On this Wine tasting tour of Tuscany, you’ll visit 2 wineries in the heart of the acclaimed Chianti region and pair your tastings with local cheese, salami, bruschetta, and cold cuts.

I took this exact tour with my mom and we both really enjoyed ourselves.

7:15 p.m. Pizza dinner

Pizzeria da Michelle Naples Italy

After wine tasting all afternoon, you’ll be returned to Florence at about 7 p.m. probably a bit tipsy and craving a quick, carb-filled dinner. I have just the thing for you…

L’antica pizzeria da Michele is tied* as my favorite pizza restaurant in Naples! They are widely known for their wood-fired pies and people stand in line for hours to get a taste.

However, their location in Florence is just as delicious (can confirm!) without the long lines. Especially if you arrive as close to 7 p.m. as possible, when they open. Grab yourself a pie to help soak up the wine and make it an early bedtime, or have a night out on the town.  

*In case you were wondering, they are tied with Gino Sorbillo’s in Naples. 

Option 2: Tuscan cooking class

Pasta cooking Class in Italy

If wine tasting isn’t your thing, that’s okay too! We think participating in a cooking class is one of the best things to add to your Florence itinerary. 

Here’s an overview of today’s schedule:

  • 9:00 a.m. Market tour & cooking class
  • 2:30 p.m. Free time & Medici Chapels
  • 7:30 p.m. Dinner

9:00 a.m. Market tour and cooking class

Cooking Class Siena Italy

Perfect the art of Tuscan-style cooking on this Italian Food Market & Cooking Experience.

You’ll join two famous local chefs at the market where they’ll teach you how to shop like a true Italian. With their expert tips, you’ll choose the highest-quality ingredients and bring everything back to their kitchens to cook up a feast.

Learn how to make bruschetta, fresh homemade pasta, and a seasonal main course paired with local Chianti wine. The entire experience will last 5-5.5 hours and you’ll leave with a full belly and recipes to take home.

2:30 p.m. Free time and Medici Chapels

After your cooking experience, you’ll have plenty of free time to digest before dinner. Use this time to see any outstanding things in Florence you still want to check off your list. 

Be sure to check out the Medici Chapels as described above

7:30 p.m. Dinner

pasta in Florence Italy

It’s your last dinner in Florence and you’ve got plenty of dinner options to choose from. Depending on how much you ate during your cooking experience, you may want to eat even later than 7:30 p.m. 

Here’s a recap of all the dinner options we’ve mentioned: 

  • Boccadarno: A quaint, no-frills restaurant at the base of the hill Piazzale Michelangelo sits atop. I can tell you from personal experience the food is delicious!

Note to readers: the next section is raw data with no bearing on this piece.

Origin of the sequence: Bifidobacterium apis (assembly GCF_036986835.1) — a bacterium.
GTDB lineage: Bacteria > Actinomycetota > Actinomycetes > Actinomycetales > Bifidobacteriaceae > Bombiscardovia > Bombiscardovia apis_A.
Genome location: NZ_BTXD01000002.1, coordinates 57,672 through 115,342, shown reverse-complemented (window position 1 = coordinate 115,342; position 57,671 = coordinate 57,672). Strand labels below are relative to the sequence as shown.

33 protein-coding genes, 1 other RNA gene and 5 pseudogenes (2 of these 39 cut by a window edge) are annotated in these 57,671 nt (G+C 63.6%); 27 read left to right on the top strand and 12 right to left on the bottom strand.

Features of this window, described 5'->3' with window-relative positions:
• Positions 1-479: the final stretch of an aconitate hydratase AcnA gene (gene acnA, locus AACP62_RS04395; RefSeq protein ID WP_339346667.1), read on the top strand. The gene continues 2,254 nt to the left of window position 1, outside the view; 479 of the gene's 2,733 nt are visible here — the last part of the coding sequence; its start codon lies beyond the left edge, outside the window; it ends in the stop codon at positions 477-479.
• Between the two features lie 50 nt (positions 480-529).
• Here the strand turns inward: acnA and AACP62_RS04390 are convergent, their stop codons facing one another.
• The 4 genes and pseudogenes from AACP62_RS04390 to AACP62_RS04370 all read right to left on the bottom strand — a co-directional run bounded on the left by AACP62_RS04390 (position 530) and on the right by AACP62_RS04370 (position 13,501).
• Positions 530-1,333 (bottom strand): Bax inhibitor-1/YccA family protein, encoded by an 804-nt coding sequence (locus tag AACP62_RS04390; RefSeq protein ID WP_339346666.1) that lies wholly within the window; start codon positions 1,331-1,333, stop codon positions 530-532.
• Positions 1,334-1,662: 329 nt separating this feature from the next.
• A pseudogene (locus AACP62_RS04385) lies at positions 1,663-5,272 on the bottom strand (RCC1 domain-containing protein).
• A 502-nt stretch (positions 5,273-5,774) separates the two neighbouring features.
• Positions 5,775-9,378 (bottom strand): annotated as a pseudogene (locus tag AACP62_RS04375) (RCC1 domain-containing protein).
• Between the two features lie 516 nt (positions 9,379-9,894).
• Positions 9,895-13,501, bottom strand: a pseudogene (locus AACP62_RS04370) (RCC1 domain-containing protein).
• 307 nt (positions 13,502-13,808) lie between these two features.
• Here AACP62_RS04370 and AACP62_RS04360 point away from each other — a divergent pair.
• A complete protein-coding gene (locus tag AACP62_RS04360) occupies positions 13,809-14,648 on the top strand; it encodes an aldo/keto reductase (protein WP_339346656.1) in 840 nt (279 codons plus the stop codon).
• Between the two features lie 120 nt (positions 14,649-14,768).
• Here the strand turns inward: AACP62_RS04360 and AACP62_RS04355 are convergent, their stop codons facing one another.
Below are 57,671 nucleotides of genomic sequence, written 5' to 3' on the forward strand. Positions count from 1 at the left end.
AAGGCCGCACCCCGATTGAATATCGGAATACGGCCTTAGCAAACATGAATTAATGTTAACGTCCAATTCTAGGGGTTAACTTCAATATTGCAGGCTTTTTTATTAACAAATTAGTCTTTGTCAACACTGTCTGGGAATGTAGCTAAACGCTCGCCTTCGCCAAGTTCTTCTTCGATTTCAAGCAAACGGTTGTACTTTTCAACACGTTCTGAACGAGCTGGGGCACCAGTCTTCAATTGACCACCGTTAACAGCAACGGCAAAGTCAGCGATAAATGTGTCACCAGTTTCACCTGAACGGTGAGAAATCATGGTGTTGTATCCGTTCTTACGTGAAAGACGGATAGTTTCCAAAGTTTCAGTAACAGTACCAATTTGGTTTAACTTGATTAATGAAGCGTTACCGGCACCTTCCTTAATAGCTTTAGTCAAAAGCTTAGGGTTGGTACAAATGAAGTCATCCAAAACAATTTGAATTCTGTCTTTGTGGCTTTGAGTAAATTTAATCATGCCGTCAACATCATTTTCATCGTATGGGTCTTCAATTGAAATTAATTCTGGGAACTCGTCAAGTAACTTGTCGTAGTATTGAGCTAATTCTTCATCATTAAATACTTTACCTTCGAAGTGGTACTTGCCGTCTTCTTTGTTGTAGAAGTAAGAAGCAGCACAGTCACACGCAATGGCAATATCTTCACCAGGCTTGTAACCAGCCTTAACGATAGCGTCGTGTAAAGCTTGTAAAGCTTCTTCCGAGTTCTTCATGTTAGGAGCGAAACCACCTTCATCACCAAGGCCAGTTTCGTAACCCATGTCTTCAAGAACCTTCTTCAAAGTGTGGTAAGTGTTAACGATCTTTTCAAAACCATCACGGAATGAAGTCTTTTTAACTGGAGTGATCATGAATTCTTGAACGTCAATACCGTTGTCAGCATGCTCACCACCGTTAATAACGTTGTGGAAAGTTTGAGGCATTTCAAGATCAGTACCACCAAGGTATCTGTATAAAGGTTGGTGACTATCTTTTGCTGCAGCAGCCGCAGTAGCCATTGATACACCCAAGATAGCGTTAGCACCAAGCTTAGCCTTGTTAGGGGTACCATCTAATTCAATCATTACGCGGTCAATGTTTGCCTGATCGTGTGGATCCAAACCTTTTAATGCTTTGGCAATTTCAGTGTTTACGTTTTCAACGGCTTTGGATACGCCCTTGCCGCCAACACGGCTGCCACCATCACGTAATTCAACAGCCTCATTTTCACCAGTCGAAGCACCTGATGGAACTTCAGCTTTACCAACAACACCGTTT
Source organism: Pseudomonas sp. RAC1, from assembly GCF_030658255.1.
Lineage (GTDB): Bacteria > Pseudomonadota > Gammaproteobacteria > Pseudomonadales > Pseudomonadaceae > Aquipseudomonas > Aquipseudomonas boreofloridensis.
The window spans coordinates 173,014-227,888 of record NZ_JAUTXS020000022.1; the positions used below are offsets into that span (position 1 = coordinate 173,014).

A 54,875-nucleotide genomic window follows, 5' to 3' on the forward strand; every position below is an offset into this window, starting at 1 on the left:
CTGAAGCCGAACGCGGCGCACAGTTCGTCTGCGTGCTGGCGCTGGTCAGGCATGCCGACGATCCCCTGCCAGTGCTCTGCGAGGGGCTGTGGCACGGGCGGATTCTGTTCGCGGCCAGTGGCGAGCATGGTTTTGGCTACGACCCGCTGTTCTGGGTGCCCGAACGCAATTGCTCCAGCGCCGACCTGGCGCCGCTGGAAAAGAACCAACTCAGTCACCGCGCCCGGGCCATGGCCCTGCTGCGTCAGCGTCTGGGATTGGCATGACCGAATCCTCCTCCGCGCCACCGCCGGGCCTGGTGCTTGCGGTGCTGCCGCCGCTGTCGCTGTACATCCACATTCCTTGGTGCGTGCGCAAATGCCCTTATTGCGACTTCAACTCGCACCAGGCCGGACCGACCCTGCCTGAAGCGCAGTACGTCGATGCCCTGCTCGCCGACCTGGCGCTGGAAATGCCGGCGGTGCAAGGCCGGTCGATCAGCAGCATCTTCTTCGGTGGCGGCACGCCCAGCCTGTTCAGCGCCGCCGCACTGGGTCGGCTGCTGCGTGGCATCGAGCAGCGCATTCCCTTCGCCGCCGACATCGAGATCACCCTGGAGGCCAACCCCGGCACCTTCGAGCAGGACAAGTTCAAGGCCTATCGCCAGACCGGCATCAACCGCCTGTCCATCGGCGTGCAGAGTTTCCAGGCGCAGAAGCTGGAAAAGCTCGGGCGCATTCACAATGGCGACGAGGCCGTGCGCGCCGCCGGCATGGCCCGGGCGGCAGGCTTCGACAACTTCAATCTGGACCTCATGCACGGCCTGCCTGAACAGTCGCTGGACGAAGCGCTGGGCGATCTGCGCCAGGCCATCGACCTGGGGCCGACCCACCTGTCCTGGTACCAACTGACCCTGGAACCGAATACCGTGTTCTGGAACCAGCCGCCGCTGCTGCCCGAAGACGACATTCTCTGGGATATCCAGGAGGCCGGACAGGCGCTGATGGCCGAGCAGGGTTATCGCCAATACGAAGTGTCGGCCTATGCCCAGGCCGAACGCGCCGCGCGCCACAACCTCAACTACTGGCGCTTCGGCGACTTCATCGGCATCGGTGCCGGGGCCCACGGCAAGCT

• Osteria dell’Enoteca*: Upscale Tuscan cuisine with a rotating, seasonal menu. 
  • La Gistora*: a delightful fusion of traditional Tuscan cuisine and contemporary flavors.
  • Trattoria Zà Zà*: Authentic Tuscan food with generous portions.
  • Il Teatro: Coal-fired pizza and a quality menu of local fare.
  • Trattoria Mario: 1953 trattoria with regional wine, and Tuscan soup, plates, and pasta.
  • Ristorante Quinoa: An entirely gluten-free restaurant in Italy?! And with good food at that!
  • Rosalia Salad Gourmet: If you’re feeling the carb overload, this is a great spot to make your own salad bowl. 
  • L’antica pizzeria da Michele Firenze: This ultra famous pizzeria from Naples has a location in Florence and it lives up to the hype, but without the lines! This is the best Neapolitan-style pizza in Florence (in my humble opinion). Get there as close to when they open at 7 p.m. so you won’t have a wait. 

*Reservation necessary!

Florence itinerary map

3 days in Florence itinerary map

Click on the map above to be taken to the interactive version in Google Maps and have this 3 days in Florence itinerary at your fingertips. 

Have more than 3 days in Florence?

If you have more than 3 days to spend in Florence, that’s great! There’s so much to do and see in this region of Italy, you can never have too much time!

Our first suggestion would be to get out and explore other parts of Tuscany. There are plenty of day trips from Florence to do just that. We’d recommend Pompeii, Florence or Sorrento if you’ve never been!

If you want to spend more time exploring Florence, here are some suggestions for more things to do:

  • Visit the tombs of Michelangelo & Dante
  • Tour tuscany on a vintage vespa
  • Shop for leather goods
  • Check out the Leonardo Interactive Museum
  • Visit the Gucci Gardens and Museum
  • Attend a Fiorentina football game

We have plenty more suggestions in our things to do in Florence guide. 

Best time to visit Florence

The best time to visit Florence is during the shoulder seasons from April to May and September to mid-October when the weather still feels like summer, but the prices are cheaper and crowds are more mellow.